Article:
Sephora Is Experimenting With A Boutique Format To Prepare For The Retail Apocalypse

The makeup retailer’s large-scale stores are still thriving, but a new intimate location in Boston shows that it’s thinking about its next act.

If you’re out at a shopping center, you’ll likely spot one of the more than 400 Sephora locations around the country. In fact, you can’t miss them. They’re sprawling storefronts, lined with rows and rows of shelves and filled with products from different brands for customers to test out. Store representatives mill about, offering advice and even full makeovers at special stations. Typically, the locations are brightly lit with loud pop music that gives the space a fun, energetic ambiance.


This format has worked well for the brand, which has been thriving in the midst of a major downturn in brick-and-mortar retail. But today, Sephora announced it is tinkering with a new kind of store: an intimate boutique embedded in a neighborhood.

The very first of these stores, which will be called the Sephora Studio, is launching on Newbury Street, the charming upmarket shopping street in downtown Boston, full of historic brick and stone buildings. The store is across the street from the New England Historic Genealogical Society, Ralph Lauren, and a local coffee shop called the Thinking Cup. While most Sephora stores make a big statement with their large storefronts, this small store attempts to blend into its locale.

I visited the store a day before it would be open to the public on July 21. It had some of the hallmarks of Sephora’s branding, including the bold black and white color palette, but with a few local tweaks. “Hello Newbury Street” is etched in cursive on the marble floor as you enter, signaling that this store was custom-built for this location. The walls are full of exposed brick that draws from the surrounding architecture. And it generally feels more serene and peaceful than a traditional Sephora.

“We picked Newbury Street because it is a classic neighborhood shopping street,” says Calvin McDonald, CEO of Sephora Americas. “There are streets in cities all over the country that are just like this, where people like to take a stroll on the weekend to pop into little boutiques.”

[Photo: by Richard Cadan, courtesy of Sephora]
This new store is an experiment of sorts. McDonald explains that Sephora’s larger format stores have been successful, but the company has noticed that consumers’ shopping habits are changing. “Many, of course, prefer to shop online,” he says. “Others want to go to a store, but they don’t have time to go to a big shopping center. They want to pop by somewhere closer to home, but many of these shopping streets offer much smaller storefronts than malls.”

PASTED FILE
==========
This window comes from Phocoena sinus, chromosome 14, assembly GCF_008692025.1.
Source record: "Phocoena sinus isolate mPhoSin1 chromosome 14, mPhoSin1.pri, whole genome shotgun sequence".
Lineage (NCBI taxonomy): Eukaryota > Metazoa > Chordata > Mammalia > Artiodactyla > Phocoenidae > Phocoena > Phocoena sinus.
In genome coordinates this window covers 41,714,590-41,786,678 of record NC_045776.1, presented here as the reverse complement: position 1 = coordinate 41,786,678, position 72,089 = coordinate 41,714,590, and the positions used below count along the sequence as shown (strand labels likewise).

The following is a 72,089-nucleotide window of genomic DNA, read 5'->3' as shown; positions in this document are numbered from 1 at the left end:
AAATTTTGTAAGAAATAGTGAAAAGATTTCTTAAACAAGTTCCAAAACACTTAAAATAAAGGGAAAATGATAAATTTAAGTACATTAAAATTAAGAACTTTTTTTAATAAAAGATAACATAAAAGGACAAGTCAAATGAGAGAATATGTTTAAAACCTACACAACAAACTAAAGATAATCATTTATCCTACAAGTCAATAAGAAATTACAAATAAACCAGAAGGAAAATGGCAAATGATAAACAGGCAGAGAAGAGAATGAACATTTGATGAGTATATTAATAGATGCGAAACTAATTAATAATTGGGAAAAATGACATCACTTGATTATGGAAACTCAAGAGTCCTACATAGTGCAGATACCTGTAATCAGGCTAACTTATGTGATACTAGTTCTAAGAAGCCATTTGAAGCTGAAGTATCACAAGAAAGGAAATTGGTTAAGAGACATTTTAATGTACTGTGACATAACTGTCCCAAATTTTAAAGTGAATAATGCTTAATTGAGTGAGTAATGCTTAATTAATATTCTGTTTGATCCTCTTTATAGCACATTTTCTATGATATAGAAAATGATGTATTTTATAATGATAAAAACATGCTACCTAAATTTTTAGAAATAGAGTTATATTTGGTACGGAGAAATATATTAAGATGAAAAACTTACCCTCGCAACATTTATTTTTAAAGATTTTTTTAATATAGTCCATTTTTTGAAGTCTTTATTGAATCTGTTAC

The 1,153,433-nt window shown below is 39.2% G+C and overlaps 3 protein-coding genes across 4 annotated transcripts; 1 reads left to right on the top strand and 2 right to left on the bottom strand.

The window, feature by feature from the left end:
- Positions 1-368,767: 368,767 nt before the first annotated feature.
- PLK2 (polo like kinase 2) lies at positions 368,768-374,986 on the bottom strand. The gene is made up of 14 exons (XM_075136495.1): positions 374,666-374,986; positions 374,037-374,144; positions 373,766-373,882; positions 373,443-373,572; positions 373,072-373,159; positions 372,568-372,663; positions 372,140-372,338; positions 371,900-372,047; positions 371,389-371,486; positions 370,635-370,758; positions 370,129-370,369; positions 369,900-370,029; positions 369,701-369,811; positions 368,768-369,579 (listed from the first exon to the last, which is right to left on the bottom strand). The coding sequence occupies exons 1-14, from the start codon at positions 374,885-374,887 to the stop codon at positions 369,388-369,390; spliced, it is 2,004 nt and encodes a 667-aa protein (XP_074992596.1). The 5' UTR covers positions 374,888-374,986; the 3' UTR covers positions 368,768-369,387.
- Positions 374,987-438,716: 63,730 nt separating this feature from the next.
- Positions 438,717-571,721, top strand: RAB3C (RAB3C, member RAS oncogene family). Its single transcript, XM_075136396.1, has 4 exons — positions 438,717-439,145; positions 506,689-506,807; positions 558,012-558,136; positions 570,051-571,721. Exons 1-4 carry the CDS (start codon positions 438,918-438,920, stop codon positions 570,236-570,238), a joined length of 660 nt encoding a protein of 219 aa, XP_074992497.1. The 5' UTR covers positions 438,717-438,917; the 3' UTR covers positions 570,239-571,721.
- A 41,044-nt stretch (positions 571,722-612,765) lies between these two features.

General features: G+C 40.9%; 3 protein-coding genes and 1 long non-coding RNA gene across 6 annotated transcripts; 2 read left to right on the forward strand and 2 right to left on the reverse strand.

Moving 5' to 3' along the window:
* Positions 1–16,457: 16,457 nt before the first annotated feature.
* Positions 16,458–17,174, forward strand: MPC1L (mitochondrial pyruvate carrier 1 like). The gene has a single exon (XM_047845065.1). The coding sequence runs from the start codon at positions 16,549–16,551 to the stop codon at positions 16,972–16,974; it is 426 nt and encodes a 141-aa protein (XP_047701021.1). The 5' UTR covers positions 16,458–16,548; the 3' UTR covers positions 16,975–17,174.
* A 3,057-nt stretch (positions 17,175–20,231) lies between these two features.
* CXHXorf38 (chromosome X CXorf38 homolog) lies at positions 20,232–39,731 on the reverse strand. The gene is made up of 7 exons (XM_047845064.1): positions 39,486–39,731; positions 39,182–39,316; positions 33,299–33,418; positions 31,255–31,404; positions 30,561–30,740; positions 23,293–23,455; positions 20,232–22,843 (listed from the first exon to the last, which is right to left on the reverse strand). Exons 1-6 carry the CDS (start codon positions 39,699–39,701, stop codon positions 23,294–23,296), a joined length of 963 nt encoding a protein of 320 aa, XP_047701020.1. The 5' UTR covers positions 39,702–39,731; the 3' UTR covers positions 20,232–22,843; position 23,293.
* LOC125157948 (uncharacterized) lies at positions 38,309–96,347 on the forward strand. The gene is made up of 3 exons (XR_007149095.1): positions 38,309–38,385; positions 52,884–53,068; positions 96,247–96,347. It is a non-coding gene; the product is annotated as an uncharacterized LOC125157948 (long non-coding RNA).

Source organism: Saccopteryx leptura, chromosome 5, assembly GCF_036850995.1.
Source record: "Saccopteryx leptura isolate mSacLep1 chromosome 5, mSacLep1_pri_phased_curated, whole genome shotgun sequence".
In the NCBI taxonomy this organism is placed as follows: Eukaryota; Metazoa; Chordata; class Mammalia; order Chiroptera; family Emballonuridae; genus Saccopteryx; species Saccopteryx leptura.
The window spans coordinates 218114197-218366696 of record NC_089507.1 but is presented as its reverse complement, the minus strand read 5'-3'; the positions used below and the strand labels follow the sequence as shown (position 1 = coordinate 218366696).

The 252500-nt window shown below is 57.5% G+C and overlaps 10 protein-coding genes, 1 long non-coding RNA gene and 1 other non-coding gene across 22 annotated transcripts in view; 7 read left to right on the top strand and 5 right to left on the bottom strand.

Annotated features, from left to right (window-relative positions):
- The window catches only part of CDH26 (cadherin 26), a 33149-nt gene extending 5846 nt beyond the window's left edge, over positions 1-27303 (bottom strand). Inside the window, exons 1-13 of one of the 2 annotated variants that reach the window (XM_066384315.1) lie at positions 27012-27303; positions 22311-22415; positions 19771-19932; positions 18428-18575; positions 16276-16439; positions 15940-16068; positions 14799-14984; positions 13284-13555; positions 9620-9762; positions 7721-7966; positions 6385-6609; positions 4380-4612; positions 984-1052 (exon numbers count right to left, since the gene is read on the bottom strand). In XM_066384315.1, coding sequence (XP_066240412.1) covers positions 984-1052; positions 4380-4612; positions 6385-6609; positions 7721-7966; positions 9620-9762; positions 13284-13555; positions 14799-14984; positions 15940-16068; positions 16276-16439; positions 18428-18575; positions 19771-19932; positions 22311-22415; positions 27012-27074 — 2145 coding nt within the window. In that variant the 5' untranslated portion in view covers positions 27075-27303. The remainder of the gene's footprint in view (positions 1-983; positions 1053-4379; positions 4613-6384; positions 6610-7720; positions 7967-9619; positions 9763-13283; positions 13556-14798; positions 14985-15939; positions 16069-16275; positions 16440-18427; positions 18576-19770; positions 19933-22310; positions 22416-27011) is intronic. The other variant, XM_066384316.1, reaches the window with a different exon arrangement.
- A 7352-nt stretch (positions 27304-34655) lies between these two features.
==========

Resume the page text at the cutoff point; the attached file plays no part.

Rather than shrinking a regular Sephora store into a smaller space, McDonald says the brand was very selective about what they would include here. At the center of the store, there are eight makeup stations where customers can book personal consultations. The product assortment is much smaller, focused on makeup, although there is a small selection of perfumes and skin care. Staff members will be well-versed in Sephora’s broader product range and may direct customers to products that can be shipped to them for free.


“We had to make difficult decisions about what we would keep and what we would nix,” he says.

This store will also debut some new technologies. There are no cash registers, since staff members can process payments digitally, on their phones. At makeup stations, beauty advisers can take pictures of the client, then note all the products they test together, which is then emailed to the client and added to their online profile. “The goal of the Studio is to foster personal connections between our clients and our beauty advisers,” says Mary Beth Laughton, Sephora’s SVP of digital. “But we’re using technology to ease that relationship building. We’re not interested in using technology for technology’s sake.”

[Photo: by Richard Cadan, courtesy of Sephora]
The success of Sephora’s brick-and-mortar stores has been surprising in the midst of the retail apocalypse that has overtaken the U.S. Foot traffic is down in malls across the country, transforming many shopping centers into retail graveyards. There have been hundreds of store closures this year, including brands like Macy’s, Sears, and RadioShack that were once anchors of the brick-and-mortar world. McDonald attributes Sephora’s success to its savvy approach to “experiential retail,” a buzzword that refers to giving customers a delightful in-person experience that is about more than buying a product.

“Customers come into our stores to tap into the expertise of our advisers,” he says. “They come here to play with products and have a good time.”

The Newbury Street store is the first of many, McDonald says. The brand is about to launch other small-format stores in similar shopping streets in Williamsburg in Brooklyn, Hoboken in New Jersey, and Washington, D.C. These stores will not replace the bigger store format, but rather complement them. “Eventually, we could see as many as 80 of these sprinkled around the country,” he says.

About the author

Elizabeth Segran, Ph.D., is a staff writer at Fast Company. She lives in Cambridge, Massachusetts.